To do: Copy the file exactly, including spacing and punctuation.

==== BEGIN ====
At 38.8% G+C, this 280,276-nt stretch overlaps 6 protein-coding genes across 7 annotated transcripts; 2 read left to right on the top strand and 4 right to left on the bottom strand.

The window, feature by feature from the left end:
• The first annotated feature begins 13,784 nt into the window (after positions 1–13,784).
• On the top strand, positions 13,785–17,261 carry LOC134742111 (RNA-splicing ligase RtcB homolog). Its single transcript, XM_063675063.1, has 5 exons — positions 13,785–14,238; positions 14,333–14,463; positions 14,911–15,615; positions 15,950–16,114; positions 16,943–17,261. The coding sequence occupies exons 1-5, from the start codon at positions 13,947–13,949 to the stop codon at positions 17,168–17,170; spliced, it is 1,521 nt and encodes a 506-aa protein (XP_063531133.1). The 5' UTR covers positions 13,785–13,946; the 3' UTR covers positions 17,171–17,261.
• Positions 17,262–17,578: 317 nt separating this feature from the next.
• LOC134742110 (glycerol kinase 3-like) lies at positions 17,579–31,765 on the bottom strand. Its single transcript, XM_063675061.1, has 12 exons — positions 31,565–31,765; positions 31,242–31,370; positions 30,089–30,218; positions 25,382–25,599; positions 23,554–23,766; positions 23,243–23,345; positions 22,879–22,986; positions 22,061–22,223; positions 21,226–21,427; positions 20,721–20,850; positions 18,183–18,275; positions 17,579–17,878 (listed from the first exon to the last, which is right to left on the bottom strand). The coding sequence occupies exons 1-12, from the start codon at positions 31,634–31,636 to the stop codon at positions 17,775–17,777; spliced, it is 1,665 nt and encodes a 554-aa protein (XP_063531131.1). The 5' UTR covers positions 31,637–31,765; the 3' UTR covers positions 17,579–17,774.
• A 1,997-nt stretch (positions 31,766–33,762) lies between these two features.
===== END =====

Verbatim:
At 38.8% G+C, this 280,276-nt stretch overlaps 6 protein-coding genes across 7 annotated transcripts; 2 read left to right on the top strand and 4 right to left on the bottom strand.

The window, feature by feature from the left end:
• The first annotated feature begins 13,784 nt into the window (after positions 1–13,784).
• On the top strand, positions 13,785–17,261 carry LOC134742111 (RNA-splicing ligase RtcB homolog). Its single transcript, XM_063675063.1, has 5 exons — positions 13,785–14,238; positions 14,333–14,463; positions 14,911–15,615; positions 15,950–16,114; positions 16,943–17,261. The coding sequence occupies exons 1-5, from the start codon at positions 13,947–13,949 to the stop codon at positions 17,168–17,170; spliced, it is 1,521 nt and encodes a 506-aa protein (XP_063531133.1). The 5' UTR covers positions 13,785–13,946; the 3' UTR covers positions 17,171–17,261.
• Positions 17,262–17,578: 317 nt separating this feature from the next.
• LOC134742110 (glycerol kinase 3-like) lies at positions 17,579–31,765 on the bottom strand. Its single transcript, XM_063675061.1, has 12 exons — positions 31,565–31,765; positions 31,242–31,370; positions 30,089–30,218; positions 25,382–25,599; positions 23,554–23,766; positions 23,243–23,345; positions 22,879–22,986; positions 22,061–22,223; positions 21,226–21,427; positions 20,721–20,850; positions 18,183–18,275; positions 17,579–17,878 (listed from the first exon to the last, which is right to left on the bottom strand). The coding sequence occupies exons 1-12, from the start codon at positions 31,634–31,636 to the stop codon at positions 17,775–17,777; spliced, it is 1,665 nt and encodes a 554-aa protein (XP_063531131.1). The 5' UTR covers positions 31,637–31,765; the 3' UTR covers positions 17,579–17,774.
• A 1,997-nt stretch (positions 31,766–33,762) lies between these two features.